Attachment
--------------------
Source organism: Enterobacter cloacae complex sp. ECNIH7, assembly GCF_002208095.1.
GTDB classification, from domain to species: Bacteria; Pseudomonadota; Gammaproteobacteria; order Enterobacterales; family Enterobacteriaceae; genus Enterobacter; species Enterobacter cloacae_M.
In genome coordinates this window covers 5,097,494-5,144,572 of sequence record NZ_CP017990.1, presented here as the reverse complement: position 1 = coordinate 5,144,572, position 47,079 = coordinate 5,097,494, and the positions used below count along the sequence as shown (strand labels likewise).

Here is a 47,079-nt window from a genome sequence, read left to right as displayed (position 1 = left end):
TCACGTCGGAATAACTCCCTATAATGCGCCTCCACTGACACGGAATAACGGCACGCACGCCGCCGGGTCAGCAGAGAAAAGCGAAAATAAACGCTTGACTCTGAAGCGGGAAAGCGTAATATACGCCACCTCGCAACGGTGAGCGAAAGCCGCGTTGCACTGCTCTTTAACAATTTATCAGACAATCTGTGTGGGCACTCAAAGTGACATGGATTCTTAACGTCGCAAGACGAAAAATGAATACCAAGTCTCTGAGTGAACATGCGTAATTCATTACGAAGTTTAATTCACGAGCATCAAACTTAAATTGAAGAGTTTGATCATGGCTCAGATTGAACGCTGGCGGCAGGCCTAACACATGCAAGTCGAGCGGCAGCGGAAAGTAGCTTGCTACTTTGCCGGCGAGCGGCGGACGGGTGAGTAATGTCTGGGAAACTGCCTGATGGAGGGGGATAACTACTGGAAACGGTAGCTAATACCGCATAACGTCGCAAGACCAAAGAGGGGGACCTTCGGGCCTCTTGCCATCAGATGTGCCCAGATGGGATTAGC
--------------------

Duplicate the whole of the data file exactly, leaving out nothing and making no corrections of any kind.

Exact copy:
Source organism: Enterobacter cloacae complex sp. ECNIH7, assembly GCF_002208095.1.
GTDB classification, from domain to species: Bacteria; Pseudomonadota; Gammaproteobacteria; order Enterobacterales; family Enterobacteriaceae; genus Enterobacter; species Enterobacter cloacae_M.
In genome coordinates this window covers 5,097,494-5,144,572 of sequence record NZ_CP017990.1, presented here as the reverse complement: position 1 = coordinate 5,144,572, position 47,079 = coordinate 5,097,494, and the positions used below count along the sequence as shown (strand labels likewise).

Here is a 47,079-nt window from a genome sequence, read left to right as displayed (position 1 = left end):
TCACGTCGGAATAACTCCCTATAATGCGCCTCCACTGACACGGAATAACGGCACGCACGCCGCCGGGTCAGCAGAGAAAAGCGAAAATAAACGCTTGACTCTGAAGCGGGAAAGCGTAATATACGCCACCTCGCAACGGTGAGCGAAAGCCGCGTTGCACTGCTCTTTAACAATTTATCAGACAATCTGTGTGGGCACTCAAAGTGACATGGATTCTTAACGTCGCAAGACGAAAAATGAATACCAAGTCTCTGAGTGAACATGCGTAATTCATTACGAAGTTTAATTCACGAGCATCAAACTTAAATTGAAGAGTTTGATCATGGCTCAGATTGAACGCTGGCGGCAGGCCTAACACATGCAAGTCGAGCGGCAGCGGAAAGTAGCTTGCTACTTTGCCGGCGAGCGGCGGACGGGTGAGTAATGTCTGGGAAACTGCCTGATGGAGGGGGATAACTACTGGAAACGGTAGCTAATACCGCATAACGTCGCAAGACCAAAGAGGGGGACCTTCGGGCCTCTTGCCATCAGATGTGCCCAGATGGGATTAGC